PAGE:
THE city is on track to roll out a comprehensive transport system across Cape Town, and is now looking at making public transport safer.
Safety on trains has been a major issue for commuters and Metrorail.
“We have set up a working group and it includes city transport, city law enforcement, the SA police, the railway police, Metrorail and province,” mayoral committee member for transport for Cape Town, Brett Herron said during a briefing on the city’s plan for transport.
He said the goal was an effective transport law enforcement service for passengers on trains, buses, or on the road, all over the network.
A specialised unit for transport safety was an option.
The city is aiming to become the sole transport authority, with commuters using one ticket, one timetable and one fare system for all modes of transport.
Fares will be distance-based but Herron said this would not disadvantage poor people living on the outskirts of the city.
MyCiTi is soon to reach areas far from the city centre such as Atlantis, Mitchells Plain and Khayelitsha.
Herron said the fare system had been set up in a way that the further people travelled, the less they paid per kilometre.
A one-way ticket on the MyCiTi bus from Atlantis to the CBD would cost R8.70, which Herron said was half the price people were paying on current transport.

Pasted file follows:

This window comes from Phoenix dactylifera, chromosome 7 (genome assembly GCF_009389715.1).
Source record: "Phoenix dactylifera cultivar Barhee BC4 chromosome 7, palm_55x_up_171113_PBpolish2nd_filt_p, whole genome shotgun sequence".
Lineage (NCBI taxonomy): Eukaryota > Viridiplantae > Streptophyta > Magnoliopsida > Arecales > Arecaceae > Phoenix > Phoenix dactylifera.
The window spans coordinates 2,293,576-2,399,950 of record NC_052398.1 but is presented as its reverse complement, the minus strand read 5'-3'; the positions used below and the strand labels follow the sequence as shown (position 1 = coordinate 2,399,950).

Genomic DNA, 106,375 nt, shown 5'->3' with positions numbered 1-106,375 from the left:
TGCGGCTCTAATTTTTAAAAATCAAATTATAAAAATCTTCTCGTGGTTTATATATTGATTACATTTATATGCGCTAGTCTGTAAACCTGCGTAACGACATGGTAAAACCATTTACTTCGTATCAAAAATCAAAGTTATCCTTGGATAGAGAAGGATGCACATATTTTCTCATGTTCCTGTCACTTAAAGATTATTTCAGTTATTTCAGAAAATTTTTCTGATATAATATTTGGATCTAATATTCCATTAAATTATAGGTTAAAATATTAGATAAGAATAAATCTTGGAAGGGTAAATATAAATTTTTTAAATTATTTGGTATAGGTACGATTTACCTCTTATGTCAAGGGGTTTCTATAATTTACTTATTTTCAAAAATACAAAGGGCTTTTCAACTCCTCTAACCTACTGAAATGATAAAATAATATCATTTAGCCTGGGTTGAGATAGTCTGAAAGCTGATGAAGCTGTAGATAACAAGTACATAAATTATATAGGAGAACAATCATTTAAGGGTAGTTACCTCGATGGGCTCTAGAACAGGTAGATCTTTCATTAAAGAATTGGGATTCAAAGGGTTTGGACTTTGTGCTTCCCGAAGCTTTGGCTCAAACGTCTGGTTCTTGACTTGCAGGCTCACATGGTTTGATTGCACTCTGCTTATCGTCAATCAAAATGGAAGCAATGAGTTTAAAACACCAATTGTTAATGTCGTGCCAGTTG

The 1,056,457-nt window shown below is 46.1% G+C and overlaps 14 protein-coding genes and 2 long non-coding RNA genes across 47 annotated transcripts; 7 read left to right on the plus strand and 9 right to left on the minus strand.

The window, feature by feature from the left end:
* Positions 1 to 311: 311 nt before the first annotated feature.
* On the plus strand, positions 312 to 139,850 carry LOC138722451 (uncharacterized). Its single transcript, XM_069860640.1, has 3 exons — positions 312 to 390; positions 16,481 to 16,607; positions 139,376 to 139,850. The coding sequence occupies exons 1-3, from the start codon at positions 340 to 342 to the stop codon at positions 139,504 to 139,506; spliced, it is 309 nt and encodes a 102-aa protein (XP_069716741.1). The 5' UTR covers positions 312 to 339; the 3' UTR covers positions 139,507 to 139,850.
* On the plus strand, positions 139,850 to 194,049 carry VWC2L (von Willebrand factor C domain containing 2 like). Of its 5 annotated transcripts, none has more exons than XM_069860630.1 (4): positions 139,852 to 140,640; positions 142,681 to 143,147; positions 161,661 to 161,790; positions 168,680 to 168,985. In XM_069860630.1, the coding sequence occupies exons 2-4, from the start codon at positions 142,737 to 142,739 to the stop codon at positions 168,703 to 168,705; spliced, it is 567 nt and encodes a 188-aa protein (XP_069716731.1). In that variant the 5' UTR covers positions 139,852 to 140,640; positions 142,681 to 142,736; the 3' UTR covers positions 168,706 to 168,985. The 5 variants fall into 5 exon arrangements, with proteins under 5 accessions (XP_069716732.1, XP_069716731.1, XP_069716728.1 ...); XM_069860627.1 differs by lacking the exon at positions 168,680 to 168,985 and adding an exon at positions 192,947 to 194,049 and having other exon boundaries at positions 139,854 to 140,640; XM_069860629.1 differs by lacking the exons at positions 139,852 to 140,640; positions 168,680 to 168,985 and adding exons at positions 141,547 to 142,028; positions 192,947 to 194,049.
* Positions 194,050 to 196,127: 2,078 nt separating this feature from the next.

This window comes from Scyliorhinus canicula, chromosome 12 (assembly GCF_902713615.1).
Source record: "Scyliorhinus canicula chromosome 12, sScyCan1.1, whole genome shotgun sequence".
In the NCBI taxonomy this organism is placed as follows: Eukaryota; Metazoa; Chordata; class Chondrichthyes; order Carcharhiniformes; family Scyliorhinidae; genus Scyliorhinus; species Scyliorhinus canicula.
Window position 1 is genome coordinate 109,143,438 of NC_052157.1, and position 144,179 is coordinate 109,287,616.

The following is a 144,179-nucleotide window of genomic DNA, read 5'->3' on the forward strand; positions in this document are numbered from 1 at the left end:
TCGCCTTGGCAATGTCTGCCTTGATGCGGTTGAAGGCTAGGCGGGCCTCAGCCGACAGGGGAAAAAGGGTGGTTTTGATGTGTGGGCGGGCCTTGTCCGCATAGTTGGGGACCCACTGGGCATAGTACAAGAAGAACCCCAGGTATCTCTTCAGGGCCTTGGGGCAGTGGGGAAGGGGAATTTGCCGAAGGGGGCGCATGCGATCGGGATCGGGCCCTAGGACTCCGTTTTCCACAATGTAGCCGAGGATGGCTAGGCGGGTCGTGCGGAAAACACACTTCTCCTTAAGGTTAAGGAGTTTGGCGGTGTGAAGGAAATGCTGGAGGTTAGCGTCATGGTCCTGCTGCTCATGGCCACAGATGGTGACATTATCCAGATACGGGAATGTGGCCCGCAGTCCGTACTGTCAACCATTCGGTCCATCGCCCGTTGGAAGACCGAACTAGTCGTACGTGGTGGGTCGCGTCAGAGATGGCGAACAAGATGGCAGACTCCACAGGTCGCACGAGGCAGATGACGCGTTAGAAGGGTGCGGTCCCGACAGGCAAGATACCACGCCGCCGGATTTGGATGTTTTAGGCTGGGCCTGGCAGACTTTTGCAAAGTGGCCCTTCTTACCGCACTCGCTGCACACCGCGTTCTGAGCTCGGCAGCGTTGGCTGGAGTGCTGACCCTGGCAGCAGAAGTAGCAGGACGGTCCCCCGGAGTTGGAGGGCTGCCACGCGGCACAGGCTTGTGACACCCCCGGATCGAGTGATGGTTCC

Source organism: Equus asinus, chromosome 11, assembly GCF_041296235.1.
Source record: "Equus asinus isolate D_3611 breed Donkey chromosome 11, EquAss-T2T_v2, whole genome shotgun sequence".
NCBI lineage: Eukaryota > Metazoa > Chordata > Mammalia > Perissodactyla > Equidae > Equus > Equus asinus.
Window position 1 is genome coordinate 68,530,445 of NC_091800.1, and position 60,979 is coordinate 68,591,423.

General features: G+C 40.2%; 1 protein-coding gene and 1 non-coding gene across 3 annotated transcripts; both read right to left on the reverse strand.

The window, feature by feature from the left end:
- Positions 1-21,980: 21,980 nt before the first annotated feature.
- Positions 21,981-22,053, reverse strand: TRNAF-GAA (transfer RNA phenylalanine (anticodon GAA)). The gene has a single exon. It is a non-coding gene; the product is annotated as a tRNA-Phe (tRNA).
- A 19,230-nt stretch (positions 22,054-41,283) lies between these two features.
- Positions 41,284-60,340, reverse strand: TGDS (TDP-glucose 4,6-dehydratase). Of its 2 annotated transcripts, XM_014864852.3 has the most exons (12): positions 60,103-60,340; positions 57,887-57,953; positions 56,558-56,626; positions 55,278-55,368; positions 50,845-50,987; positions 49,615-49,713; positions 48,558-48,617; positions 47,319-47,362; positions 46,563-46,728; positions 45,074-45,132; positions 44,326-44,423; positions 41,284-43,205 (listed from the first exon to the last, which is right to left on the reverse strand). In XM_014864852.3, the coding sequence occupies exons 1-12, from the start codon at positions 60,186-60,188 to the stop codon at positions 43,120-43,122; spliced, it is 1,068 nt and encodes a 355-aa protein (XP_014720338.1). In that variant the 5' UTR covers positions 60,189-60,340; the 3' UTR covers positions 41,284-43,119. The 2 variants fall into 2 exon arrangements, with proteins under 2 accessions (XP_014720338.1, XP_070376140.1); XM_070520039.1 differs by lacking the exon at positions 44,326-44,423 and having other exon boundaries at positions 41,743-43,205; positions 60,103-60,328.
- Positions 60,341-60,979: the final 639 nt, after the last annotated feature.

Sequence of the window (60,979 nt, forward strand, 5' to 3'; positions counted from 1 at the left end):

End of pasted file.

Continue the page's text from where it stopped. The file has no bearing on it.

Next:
“We recognise that if we are going to undo the legacy of apartheid and spatial planning which put poor people on the outskirts of the city – and transport is key to undoing that legacy – we have to have a fare system that does not penalise people for living far from economic opportunities,” he said.
The ultimate objective for the city as the transport authority was for all residents to have access to public transport within 500m of their homes and have a transport system active for 18 hours a day. If we are going to achieve integration of all modes, then we need one ticket and timetable for all modes.
“We will also have one fare structure, so it doesn’t matter whether you start your journey on a train and end it on a MyCiTi bus.
“The fare system should calculate the distance you travel and charge you one fare for that journey,” Herron said.
The city has applied to the national government to become the authority and take over the R700 million annual Golden Arrow subsidy.
Herron said the city had also appointed experts to develop a phone application to help people calculate and plan their route and fares.